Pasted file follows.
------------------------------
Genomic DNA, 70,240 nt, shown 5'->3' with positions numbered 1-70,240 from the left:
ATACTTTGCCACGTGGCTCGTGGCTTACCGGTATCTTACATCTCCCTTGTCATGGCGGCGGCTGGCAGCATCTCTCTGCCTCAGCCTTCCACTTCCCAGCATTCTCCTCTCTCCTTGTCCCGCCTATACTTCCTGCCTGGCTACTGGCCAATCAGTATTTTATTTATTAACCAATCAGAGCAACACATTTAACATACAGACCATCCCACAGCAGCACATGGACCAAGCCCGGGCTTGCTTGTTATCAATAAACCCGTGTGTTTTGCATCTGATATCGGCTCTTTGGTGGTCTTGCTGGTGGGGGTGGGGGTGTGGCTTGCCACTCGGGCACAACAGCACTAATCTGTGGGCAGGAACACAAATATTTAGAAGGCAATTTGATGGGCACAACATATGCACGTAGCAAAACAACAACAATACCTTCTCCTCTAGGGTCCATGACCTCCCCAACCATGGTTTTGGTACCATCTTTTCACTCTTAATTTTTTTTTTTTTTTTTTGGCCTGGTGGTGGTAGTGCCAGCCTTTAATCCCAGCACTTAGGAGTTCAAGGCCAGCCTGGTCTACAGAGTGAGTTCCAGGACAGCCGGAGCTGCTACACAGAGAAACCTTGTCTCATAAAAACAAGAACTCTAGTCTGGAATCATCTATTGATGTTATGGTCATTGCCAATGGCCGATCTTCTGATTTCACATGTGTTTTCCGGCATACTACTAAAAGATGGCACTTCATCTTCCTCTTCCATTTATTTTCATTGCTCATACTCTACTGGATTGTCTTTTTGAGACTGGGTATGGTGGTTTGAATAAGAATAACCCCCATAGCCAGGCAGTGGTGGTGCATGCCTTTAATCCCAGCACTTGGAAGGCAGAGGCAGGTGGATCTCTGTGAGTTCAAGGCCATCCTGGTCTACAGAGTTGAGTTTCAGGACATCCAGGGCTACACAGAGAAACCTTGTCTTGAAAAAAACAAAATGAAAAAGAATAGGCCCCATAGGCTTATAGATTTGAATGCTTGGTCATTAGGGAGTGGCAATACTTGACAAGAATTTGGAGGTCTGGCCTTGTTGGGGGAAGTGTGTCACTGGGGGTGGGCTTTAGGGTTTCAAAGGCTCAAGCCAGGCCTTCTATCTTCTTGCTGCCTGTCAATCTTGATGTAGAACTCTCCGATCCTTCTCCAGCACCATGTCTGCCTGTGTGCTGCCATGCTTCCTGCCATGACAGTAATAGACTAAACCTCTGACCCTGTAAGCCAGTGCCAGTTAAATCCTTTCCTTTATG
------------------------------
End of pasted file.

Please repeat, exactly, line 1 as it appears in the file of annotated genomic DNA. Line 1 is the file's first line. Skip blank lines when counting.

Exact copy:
Genomic DNA, 70,240 nt, shown 5'->3' with positions numbered 1-70,240 from the left: